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Raymond Burnard AM

Raymond Burnard AM

Brigadier, Australian Army



Brigadier Raymond Burnard was born and educated in the UK and immigrated to Australia in 1948. After graduating from the Royal Military College, Duntroon, he served in the Korean War as a Platoon Commander with 3RAR from February 1953. After Korea, Burnard continued his career in the army, and was an original member of the SAS. Burnard is a member of the Order of Australia and enjoys an active retirement in the Southern Highlands of NSW.


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Photography by Tae Yun. Courtesy of the Consulate General of the Republic of Korea in Sydney.

Brigadier Raymond Burnard was born and educated in in the UK and in 1947, on leaving school was planning a military career. His father accepted an offer to work in Sydney and to emigrate to Australia. Raymond decided to apply to join the Royal Military College, Duntroon instead of Sandhurst in England and, after two interviews was accepted.

The family flew from London on New Year’s Eve and arrived in Sydney seven days later, and Raymond became a staff cadet a month later.

The outbreak of the Korean War added to the intensity of the training at Duntroon, as the graduating class knew that if they were not destined to complete a university degree, they would be in Korea within 18 months.

On graduation, two-thirds of the 1951 class were posted to training units, waiting to be posted to Korea. 

Raymond’s time came in January 1953 when he was posted to A Company of 3 Battalion, The Royal Australian Regiment (3RAR) to replace Lieutenant Geoffrey Smith who was killed in action ten days earlier while trying to protect the withdrawal of the remnants of his patrol.

Fortunately, 3RAR was moved to a rear position to rest, recuperate, and retrain for the next two months. In April, 3RAR returned to the frontline to replace the Durham Light Infantry and Raymond spent four days and nights with them. He did one night patrol with them and commented:

“Most of the soldiers were Nasho’s [National Servicemen] and had little interest in the war and mostly spoke about home and football. I did one patrol with them, and that was quite enough of that.”

When 3RAR returned to the frontline, Raymond led two patrols which had no contact with the enemy, but on 16 May he was given the task of checking the minefield in front of 3RAR.

“It was myself, my Signaller, and a Sapper Engineer. We went out fairly late at night, just after midnight, to check the minefield directly in front of us.”

They had almost completed the check when the Sapper mumbled, “Stop, we are in the minefield.”

It took about half an hour to work their way out through the mist and fog. As they made it through the fence, they found that the mist had risen, and it was daylight.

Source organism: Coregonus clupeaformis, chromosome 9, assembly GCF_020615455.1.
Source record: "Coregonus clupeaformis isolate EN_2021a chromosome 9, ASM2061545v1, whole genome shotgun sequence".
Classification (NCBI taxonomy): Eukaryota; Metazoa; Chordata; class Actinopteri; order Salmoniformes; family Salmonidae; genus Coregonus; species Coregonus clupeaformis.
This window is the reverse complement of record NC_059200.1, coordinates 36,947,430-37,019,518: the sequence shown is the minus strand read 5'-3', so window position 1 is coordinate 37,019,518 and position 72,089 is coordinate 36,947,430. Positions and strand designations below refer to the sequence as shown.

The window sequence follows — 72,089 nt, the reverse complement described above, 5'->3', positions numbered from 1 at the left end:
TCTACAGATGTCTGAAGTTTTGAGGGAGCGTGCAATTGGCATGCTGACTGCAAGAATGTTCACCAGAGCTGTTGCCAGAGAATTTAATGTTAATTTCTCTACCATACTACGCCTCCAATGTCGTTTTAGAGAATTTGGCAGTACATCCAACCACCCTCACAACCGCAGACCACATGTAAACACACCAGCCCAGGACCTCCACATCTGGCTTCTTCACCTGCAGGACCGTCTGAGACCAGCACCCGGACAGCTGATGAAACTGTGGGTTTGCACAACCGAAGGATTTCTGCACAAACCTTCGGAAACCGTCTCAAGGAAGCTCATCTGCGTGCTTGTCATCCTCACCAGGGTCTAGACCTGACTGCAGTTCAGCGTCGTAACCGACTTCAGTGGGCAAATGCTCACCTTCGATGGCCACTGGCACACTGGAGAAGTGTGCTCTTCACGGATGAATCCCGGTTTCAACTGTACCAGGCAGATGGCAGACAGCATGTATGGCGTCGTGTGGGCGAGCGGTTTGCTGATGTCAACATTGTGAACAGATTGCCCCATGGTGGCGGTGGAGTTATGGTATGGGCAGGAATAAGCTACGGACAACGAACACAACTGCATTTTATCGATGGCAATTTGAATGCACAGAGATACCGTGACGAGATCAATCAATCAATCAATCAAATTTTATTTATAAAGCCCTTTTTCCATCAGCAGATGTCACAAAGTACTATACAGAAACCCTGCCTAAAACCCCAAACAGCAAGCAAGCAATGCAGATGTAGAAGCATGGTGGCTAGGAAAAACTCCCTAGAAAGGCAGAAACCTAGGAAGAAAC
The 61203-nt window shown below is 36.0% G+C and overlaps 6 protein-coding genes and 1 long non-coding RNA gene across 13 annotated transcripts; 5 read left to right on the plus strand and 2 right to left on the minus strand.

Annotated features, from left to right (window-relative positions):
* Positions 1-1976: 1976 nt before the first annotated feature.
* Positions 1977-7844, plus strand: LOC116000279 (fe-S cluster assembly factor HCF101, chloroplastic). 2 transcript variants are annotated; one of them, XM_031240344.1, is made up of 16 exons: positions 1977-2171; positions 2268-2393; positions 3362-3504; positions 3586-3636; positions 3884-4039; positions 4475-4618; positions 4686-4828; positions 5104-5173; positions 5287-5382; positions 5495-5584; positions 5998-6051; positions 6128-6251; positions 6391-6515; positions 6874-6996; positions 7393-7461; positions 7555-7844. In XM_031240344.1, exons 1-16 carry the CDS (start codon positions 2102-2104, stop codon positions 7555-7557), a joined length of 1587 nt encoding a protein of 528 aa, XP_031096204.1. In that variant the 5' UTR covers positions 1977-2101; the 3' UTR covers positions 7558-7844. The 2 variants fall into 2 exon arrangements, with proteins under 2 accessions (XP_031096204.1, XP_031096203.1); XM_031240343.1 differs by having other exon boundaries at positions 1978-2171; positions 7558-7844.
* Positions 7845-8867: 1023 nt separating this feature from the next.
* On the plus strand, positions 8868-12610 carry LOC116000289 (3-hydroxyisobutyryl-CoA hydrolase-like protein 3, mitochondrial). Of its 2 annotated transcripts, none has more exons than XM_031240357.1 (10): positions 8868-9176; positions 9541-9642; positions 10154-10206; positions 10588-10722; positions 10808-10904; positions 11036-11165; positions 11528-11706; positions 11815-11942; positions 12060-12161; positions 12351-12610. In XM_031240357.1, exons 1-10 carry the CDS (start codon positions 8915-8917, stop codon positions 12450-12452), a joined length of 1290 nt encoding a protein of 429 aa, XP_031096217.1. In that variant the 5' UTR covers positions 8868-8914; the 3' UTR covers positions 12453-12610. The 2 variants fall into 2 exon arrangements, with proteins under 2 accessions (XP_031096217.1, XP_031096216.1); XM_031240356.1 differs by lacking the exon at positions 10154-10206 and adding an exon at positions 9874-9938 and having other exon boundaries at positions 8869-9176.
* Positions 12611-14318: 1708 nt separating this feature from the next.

“We got moving as quickly as possible, under cover of what little scrub there was. Suddenly there was a burst of machine gun fire. Only one bullet hit anyone. It hit me just at the base of the throat. I had a flak jacket on, which is an armoured vest, and it was just above the top of the zipper.”

When the battalion found out that he was badly wounded, they sent out a volunteer stretcher party, led by Warrant Officer Jack Morrison, the Company Sergeant-Major (CSM).

“I remember Jack telling me later that he realized there were probably 2000 eyes from the Chinese side watching him and his half a dozen men coming down with the white flag. I deeply appreciated the respect the Chinese military gave to the stretcher party.”

Raymond was taken safely to the flying-fox that would take him down the mountain to a helicopter.

“We were on a mountain 355 metres high, so they had a flying-fox running down to where the helicopter pad was.”

 A helicopter came and took him to the Norwegian MASH (Mobile Army Surgical Hospital).

“The helicopter was just like you see on the MASH TV series, with the two pods on the side to transport casualties.”

Raymond had an operation when he arrived and was transferred two days later. Australians typically went to the British Hospital in Kure but his injuries were complex so he was evacuated to the Tokyo Army Hospital.

“They looked after me extremely well. I had a number of operations there, and between operations, they would let me out to the R&R centre in Tokyo for a week at a time.”

After a few months recuperating, Raymond was asked if he wanted to return to Korea. 

“I said, ‘Yes, very much so.’ I was a young graduate of Duntroon, there was a war on, so I volunteered to go back.” 

He arrived to Korea in August 1953, just after the Armistice and became the Intelligence Officer of 3RAR.

“It was still active service and I wanted to get back to that, which I did. I finished my tour at Christmas time.”

After he returned from Korea, he continued his career in the Army for 34 years, first with the Citizens Military Forces (CMF), which is now known as the Army Reserves, before becoming the second in command for the Special Air Service (SAS) when it was first formed in 1957.

His later service in Vietnam included as Commander of the Australian Army Training Team Vietnam (AATTV), and as the Defence Attaché, Saigon. As a Brigadier, he commanded 3 Brigade in Townsville and the Command and Staff College at Fort Queenscliff in Victoria.

Raymond is now enjoying retirement at a delightful retirement village in Bowral, NSW. He is a Member of the Order of Australia.

Discover more stories of Korean War veterans at the Armistice in Korea: 1953-2023 photography exhibition open at the Anzac Memorial until 7 August